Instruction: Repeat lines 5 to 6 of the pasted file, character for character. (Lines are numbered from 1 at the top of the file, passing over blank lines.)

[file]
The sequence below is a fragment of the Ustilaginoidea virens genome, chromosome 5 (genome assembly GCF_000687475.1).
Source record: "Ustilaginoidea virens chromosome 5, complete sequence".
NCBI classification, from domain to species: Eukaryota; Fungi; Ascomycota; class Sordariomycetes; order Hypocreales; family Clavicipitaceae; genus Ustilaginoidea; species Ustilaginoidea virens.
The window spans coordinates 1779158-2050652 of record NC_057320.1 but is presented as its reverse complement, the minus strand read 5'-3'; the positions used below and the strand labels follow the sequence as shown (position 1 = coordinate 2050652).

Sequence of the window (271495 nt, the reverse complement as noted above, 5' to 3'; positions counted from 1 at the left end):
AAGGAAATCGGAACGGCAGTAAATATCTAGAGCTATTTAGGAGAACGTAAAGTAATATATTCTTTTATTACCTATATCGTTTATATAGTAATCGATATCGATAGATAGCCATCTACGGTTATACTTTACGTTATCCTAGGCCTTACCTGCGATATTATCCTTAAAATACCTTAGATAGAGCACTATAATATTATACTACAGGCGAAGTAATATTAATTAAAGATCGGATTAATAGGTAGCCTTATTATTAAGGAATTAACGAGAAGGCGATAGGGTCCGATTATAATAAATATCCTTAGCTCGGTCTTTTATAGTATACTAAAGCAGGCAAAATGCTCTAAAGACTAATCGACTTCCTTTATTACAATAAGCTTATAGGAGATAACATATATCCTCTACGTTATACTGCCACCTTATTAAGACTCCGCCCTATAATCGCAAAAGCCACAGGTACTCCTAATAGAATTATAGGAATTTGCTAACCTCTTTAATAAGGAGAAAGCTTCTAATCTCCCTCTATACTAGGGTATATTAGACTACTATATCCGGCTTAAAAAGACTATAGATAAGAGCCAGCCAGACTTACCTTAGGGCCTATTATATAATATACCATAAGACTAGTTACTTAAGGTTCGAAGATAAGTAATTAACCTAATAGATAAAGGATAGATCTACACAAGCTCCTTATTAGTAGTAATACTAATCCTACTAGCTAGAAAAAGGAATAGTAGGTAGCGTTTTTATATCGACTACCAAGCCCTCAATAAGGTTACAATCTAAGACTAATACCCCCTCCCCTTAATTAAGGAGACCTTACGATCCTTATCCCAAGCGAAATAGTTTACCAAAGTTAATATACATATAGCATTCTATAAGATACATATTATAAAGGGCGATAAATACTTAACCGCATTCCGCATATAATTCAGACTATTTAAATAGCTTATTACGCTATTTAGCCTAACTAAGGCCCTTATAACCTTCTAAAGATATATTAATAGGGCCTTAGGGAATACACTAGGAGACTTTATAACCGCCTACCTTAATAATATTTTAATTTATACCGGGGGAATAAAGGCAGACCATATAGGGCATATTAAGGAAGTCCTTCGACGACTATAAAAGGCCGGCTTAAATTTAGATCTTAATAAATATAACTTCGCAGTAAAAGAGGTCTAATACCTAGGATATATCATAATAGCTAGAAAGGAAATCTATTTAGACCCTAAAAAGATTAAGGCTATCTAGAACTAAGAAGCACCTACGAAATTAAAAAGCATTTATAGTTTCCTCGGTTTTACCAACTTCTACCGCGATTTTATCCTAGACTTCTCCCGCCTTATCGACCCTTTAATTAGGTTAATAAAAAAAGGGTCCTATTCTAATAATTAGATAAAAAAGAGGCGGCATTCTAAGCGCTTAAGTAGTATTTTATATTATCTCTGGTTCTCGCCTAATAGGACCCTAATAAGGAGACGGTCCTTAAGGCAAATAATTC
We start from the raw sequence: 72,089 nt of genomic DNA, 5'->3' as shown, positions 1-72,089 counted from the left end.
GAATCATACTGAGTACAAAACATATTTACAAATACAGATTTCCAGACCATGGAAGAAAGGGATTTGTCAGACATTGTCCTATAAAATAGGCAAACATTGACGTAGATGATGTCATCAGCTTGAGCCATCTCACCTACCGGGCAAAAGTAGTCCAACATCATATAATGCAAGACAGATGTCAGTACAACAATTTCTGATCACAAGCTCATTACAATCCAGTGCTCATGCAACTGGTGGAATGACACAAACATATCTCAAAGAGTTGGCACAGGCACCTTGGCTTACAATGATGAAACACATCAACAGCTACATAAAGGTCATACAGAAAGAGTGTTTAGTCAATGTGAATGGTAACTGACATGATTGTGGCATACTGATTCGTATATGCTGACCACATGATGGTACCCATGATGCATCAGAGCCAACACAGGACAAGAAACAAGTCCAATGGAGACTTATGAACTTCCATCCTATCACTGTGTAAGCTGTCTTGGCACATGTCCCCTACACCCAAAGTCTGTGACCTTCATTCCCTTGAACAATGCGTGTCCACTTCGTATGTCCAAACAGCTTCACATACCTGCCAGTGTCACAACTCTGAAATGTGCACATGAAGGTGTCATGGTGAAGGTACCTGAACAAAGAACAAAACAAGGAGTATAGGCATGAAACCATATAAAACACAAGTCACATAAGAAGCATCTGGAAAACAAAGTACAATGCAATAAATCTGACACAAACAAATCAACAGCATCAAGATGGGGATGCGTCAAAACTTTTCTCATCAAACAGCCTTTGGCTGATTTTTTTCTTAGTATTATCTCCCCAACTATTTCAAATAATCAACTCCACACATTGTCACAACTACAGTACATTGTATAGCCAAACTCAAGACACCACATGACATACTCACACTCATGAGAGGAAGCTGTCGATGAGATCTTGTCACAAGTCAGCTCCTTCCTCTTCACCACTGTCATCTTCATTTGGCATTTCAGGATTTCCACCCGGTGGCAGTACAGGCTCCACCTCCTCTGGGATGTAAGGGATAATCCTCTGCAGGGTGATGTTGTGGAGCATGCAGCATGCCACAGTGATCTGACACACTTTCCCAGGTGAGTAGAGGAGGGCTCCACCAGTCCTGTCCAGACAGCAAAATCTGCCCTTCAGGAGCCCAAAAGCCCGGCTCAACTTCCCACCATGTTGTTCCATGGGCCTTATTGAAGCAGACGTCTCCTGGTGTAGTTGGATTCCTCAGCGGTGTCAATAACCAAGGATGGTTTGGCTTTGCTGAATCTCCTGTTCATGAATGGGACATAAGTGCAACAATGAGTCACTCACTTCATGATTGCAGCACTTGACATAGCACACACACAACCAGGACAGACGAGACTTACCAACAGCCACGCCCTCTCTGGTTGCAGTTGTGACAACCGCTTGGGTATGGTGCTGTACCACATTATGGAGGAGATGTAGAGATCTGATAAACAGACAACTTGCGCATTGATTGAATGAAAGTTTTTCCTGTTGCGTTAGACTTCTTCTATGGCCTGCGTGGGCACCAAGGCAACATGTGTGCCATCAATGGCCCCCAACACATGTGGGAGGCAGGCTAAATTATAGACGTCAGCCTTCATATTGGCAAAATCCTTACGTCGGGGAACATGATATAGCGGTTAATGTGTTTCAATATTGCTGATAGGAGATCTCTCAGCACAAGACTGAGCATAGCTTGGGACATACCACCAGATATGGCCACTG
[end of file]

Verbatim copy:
Sequence of the window (271495 nt, the reverse complement as noted above, 5' to 3'; positions counted from 1 at the left end):
AAGGAAATCGGAACGGCAGTAAATATCTAGAGCTATTTAGGAGAACGTAAAGTAATATATTCTTTTATTACCTATATCGTTTATATAGTAATCGATATCGATAGATAGCCATCTACGGTTATACTTTACGTTATCCTAGGCCTTACCTGCGATATTATCCTTAAAATACCTTAGATAGAGCACTATAATATTATACTACAGGCGAAGTAATATTAATTAAAGATCGGATTAATAGGTAGCCTTATTATTAAGGAATTAACGAGAAGGCGATAGGGTCCGATTATAATAAATATCCTTAGCTCGGTCTTTTATAGTATACTAAAGCAGGCAAAATGCTCTAAAGACTAATCGACTTCCTTTATTACAATAAGCTTATAGGAGATAACATATATCCTCTACGTTATACTGCCACCTTATTAAGACTCCGCCCTATAATCGCAAAAGCCACAGGTACTCCTAATAGAATTATAGGAATTTGCTAACCTCTTTAATAAGGAGAAAGCTTCTAATCTCCCTCTATACTAGGGTATATTAGACTACTATATCCGGCTTAAAAAGACTATAGATAAGAGCCAGCCAGACTTACCTTAGGGCCTATTATATAATATACCATAAGACTAGTTACTTAAGGTTCGAAGATAAGTAATTAACCTAATAGATAAAGGATAGATCTACACAAGCTCCTTATTAGTAGTAATACTAATCCTACTAGCTAGAAAAAGGAATAGTAGGTAGCGTTTTTATATCGACTACCAAGCCCTCAATAAGGTTACAATCTAAGACTAATACCCCCTCCCCTTAATTAAGGAGACCTTACGATCCTTATCCCAAGCGAAATAGTTTACCAAAGTTAATATACATATAGCATTCTATAAGATACATATTATAAAGGGCGATAAATACTTAACCGCATTCCGCATATAATTCAGACTATTTAAATAGCTTATTACGCTATTTAGCCTAACTAAGGCCCTTATAACCTTCTAAAGATATATTAATAGGGCCTTAGGGAATACACTAGGAGACTTTATAACCGCCTACCTTAATAATATTTTAATTTATACCGGGGGAATAAAGGCAGACCATATAGGGCATATTAAGGAAGTCCTTCGACGACTATAAAAGGCCGGCTTAAATTTAGATCTTAATAAATATAACTTCGCAGTAAAAGAGGTCTAATACCTAGGATATATCATAATAGCTAGAAAGGAAATCTATTTAGACCCTAAAAAGATTAAGGCTATCTAGAACTAAGAAGCACCTACGAAATTAAAAAGCATTTATAGTTTCCTCGGTTTTACCAACTTCTACCGCGATTTTATCCTAGACTTCTCCCGCCTTATCGACCCTTTAATTAGGTTAATAAAAAAAGGGTCCTATTCTAATAATTAGATAAAAAAGAGGCGGCATTCTAAGCGCTTAAGTAGTATTTTATATTATCTCTGGTTCTCGCCTAATAGGACCCTAATAAGGAGACGGTCCTTAAGGCAAATAATTC